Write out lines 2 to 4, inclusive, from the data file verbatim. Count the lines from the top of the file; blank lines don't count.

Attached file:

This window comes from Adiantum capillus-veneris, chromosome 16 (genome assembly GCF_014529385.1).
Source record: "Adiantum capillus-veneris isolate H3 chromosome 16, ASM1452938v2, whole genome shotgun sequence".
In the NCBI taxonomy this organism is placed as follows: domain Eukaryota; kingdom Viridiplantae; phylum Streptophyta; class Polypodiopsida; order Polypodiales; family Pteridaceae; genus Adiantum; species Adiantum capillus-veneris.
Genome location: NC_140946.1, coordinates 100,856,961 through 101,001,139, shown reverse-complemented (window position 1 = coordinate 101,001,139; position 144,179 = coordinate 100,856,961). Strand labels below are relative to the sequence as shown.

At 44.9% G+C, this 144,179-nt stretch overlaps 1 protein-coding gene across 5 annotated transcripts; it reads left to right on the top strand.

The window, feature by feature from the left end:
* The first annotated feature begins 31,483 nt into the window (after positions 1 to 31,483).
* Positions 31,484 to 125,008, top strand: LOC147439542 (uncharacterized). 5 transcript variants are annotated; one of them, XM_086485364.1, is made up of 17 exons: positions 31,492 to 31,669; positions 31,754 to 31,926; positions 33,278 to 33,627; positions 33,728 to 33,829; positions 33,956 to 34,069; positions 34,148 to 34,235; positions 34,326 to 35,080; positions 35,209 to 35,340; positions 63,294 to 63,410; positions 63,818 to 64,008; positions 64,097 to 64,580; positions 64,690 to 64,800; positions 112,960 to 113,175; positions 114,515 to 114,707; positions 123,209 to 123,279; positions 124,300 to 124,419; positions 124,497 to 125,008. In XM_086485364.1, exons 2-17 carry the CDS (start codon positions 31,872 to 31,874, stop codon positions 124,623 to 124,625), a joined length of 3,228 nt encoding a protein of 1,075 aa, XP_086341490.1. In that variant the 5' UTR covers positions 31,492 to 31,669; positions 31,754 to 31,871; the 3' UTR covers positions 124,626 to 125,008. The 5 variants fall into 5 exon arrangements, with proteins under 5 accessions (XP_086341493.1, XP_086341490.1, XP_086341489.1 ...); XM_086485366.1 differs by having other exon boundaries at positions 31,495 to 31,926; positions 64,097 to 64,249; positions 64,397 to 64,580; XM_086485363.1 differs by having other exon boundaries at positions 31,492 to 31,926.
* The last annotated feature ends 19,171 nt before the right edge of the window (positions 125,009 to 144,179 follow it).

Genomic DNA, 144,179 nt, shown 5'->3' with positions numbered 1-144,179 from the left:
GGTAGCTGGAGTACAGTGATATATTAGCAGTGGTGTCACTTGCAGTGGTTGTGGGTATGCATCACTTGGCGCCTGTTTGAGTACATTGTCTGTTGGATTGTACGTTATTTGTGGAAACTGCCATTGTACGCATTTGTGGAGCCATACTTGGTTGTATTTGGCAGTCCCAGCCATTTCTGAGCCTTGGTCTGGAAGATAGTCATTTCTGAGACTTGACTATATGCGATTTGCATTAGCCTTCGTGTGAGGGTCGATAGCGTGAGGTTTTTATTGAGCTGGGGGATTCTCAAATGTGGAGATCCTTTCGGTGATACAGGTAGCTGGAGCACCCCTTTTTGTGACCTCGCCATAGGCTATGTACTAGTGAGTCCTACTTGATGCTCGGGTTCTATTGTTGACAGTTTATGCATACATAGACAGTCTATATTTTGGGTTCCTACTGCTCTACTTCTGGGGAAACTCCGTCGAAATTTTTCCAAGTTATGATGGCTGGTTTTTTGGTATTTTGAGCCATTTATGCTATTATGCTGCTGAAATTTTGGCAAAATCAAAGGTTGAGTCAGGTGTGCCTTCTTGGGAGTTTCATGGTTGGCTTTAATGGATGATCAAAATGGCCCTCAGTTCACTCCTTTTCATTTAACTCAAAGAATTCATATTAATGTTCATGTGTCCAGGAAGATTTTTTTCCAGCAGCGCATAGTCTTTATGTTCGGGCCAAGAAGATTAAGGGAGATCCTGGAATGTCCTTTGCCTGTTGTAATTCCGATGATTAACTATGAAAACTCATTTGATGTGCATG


Source record: "Adiantum capillus-veneris isolate H3 chromosome 16, ASM1452938v2, whole genome shotgun sequence".
In the NCBI taxonomy this organism is placed as follows: domain Eukaryota; kingdom Viridiplantae; phylum Streptophyta; class Polypodiopsida; order Polypodiales; family Pteridaceae; genus Adiantum; species Adiantum capillus-veneris.
Genome location: NC_140946.1, coordinates 100,856,961 through 101,001,139, shown reverse-complemented (window position 1 = coordinate 101,001,139; position 144,179 = coordinate 100,856,961). Strand labels below are relative to the sequence as shown.